The Port of Takoradi, a deepsea port located in western Ghana, is undergoing a major expansion and infrastructure upgrade to increase its handling capacity.

Owned by the Ghana Ports and Harbours Authority (GPHA), the port serves both naval and commercial operations.

The Takoradi port expansion project is aimed at accommodating larger vessels and increasing the port’s cargo handling and storage capacity.

The $450m expansion project was announced by GPHA in July 2009 and the works have been divided into two phases. Construction on the phase one began in December 2013 and was completed in 2016, while the phase two works commenced in May 2018.

The project is being funded by the African Development Bank (AfDB).

Port of Takoradi background

The deepsea port was opened in April 1928 to provide import and export cargo handling services in the region. Built with three berths and a Lee Breakwater, the port was capable of handling one million tonnes of cargo a year.

The port experienced congestion from 1949 due to increasing import and export trade, economic development, and industrial expansion in the country, calling for the expansion of the port.

Expansion was carried out by Taylor Woodrow Engineering Company during 1951-1956, which included extension of Lee Breakwater and construction of additional three berths, Bauxite wharf with aerial ropeway system, oil wharf, a passenger terminal,  and Transit sheds 4, 5 and 6.

The port suffered a setback due to deteriorated cargo handling facilities and outdated cargo equipment in 1983 due to lack of maintenance. A major, two-phase rehabilitation project was initiated to address the concerns at the port in 1986 and was concluded in May 1995.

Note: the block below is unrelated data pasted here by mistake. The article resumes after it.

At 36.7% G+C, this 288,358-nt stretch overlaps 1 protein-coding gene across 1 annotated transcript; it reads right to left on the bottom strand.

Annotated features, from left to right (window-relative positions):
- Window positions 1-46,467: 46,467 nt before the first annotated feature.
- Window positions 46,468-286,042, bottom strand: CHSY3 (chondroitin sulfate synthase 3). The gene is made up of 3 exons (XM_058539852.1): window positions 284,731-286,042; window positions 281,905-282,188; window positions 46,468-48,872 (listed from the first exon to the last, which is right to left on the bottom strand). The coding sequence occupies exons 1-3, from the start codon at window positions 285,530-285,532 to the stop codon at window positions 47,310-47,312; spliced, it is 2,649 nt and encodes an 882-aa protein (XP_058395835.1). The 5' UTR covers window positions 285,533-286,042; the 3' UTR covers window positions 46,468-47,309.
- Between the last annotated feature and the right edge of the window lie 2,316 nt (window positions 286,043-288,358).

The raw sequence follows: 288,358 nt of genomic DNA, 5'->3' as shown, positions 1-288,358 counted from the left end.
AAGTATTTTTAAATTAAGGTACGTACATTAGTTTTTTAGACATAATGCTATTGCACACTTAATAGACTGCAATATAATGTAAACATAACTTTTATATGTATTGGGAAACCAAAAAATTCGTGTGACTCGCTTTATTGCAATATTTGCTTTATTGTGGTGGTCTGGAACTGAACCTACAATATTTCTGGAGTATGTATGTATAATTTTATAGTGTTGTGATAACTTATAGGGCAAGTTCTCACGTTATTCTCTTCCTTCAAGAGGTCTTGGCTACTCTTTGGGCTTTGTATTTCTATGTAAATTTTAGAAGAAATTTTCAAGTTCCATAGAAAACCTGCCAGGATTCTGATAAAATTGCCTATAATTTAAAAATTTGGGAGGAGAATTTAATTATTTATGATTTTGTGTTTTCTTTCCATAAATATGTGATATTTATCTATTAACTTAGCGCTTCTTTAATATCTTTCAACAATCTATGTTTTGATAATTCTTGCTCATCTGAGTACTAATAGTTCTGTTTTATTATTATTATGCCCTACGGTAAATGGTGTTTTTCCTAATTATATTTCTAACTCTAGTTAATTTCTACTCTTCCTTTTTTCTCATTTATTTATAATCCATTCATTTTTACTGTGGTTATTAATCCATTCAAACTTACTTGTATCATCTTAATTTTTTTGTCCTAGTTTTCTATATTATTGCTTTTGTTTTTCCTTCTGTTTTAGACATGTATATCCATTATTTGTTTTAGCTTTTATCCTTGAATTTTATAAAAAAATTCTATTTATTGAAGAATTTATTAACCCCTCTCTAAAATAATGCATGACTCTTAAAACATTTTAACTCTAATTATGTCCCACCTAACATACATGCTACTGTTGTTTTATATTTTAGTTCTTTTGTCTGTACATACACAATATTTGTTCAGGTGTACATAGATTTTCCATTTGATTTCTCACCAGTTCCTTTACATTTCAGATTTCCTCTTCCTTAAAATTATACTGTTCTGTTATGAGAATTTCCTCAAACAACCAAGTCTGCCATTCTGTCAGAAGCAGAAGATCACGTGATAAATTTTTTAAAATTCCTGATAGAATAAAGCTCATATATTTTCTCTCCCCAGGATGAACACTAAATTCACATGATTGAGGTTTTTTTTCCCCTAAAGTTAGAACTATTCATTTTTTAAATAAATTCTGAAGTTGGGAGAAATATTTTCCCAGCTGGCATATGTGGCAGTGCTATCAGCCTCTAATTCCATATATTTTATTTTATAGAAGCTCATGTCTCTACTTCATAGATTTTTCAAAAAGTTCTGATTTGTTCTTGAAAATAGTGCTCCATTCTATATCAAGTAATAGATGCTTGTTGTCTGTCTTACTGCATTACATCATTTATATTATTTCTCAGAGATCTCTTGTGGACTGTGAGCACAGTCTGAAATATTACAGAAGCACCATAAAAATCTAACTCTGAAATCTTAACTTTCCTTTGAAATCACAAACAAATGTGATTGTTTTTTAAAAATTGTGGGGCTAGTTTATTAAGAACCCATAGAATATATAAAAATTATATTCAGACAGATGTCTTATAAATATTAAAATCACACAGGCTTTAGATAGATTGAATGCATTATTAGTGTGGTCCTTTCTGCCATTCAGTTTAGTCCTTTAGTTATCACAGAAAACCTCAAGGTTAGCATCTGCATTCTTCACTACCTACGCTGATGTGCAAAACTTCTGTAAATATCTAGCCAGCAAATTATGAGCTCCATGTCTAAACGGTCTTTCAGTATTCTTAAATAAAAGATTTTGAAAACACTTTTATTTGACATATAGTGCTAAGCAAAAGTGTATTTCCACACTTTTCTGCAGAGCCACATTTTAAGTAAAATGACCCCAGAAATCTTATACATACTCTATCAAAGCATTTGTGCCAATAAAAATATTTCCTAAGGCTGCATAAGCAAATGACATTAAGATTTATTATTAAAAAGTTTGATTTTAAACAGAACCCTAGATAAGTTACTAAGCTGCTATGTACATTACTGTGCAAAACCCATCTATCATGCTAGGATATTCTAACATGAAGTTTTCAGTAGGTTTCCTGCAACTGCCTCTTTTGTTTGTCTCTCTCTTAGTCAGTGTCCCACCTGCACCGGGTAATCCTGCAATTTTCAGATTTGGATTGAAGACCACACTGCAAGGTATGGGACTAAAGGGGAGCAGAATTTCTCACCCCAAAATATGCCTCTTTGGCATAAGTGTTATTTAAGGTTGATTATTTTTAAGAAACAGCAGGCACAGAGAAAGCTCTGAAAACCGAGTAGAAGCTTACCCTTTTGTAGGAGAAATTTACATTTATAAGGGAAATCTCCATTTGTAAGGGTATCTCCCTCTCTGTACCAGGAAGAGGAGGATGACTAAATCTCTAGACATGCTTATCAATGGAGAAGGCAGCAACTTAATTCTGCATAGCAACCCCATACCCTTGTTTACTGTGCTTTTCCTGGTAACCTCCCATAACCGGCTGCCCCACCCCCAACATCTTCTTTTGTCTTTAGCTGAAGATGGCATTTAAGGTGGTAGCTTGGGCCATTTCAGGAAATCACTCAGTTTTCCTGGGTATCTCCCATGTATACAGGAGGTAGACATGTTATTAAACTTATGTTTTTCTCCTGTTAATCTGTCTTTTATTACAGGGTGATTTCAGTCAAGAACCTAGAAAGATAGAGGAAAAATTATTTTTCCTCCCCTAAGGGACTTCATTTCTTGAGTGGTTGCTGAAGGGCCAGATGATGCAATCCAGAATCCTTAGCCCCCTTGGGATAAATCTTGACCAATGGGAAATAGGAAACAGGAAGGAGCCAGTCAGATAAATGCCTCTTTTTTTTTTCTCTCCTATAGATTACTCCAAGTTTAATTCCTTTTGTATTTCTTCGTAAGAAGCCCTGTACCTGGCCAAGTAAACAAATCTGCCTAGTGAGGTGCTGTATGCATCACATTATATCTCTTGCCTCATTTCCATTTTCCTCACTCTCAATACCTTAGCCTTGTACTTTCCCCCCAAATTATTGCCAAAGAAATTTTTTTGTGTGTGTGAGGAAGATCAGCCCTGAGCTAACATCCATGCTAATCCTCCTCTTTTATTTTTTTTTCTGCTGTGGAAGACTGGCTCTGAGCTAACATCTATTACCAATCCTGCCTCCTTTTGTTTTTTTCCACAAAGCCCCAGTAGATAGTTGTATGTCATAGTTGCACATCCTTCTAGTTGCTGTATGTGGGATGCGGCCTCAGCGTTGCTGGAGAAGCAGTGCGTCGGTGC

The harbour also underwent another $250m expansion in 2002 to incorporate modern facilities.

Takoradi Port expansion details

The latest expansion of the Takoradi port includes dredging of access channel to 16m, extension of the existing main breakwater to 1.708km northward, construction of a bulk berth with a depth of 16m, and construction of oil and gas services terminal.

“Additionally, a 300,000TEU container terminal with ship-to-shore cranes and a transit shed for the storage of bagged cargo will be built as part of the expansion.”

Works also include construction of open storage area for oilfield plant and machinery, construction of dual access roads to the port, electrical installations, and 53,000ha of land reclamation.

A multi-purpose bulk terminal/jetty is also proposed to be built to cater to the future demand, as part of GPHA’s wider development plan. It will be capable of handling up to one million twenty-foot equivalent units (TEUs) and will have a container quay of 16m draft, enough to accommodate bigger vessels.

Additionally, a 300,000TEU container terminal with ship-to-shore cranes and a transit shed for the storage of bagged cargo will be built as part of the expansion.

Benefits of Takoradi Port expansion

The expanded facilities and capacity will allow the Takoradi port to meet the increasing international trade.

The project will also improve the country’s trading, and increase employment opportunities, as well as enhance harbour performance and port environmental management.

Contractors involved with Takoradi Port expansion

Jan De Nul (JDN) was awarded a contract to construct the additional breakwater, the bulk jetty, the dredging and backfilling at the Takoradi port in 2012.

Viking/Halliburton Company was selected for the construction of storage facilities and delivery of services to oil supply vessels. The storage facilities will be built on the former tug wharf area, which was leased by the company from GPHA Takoradi.

The Ministry of Finance validated the concession agreement by GPHA and Messrs IBISTEK for the development and operation of the multi-purpose terminal in May 2018.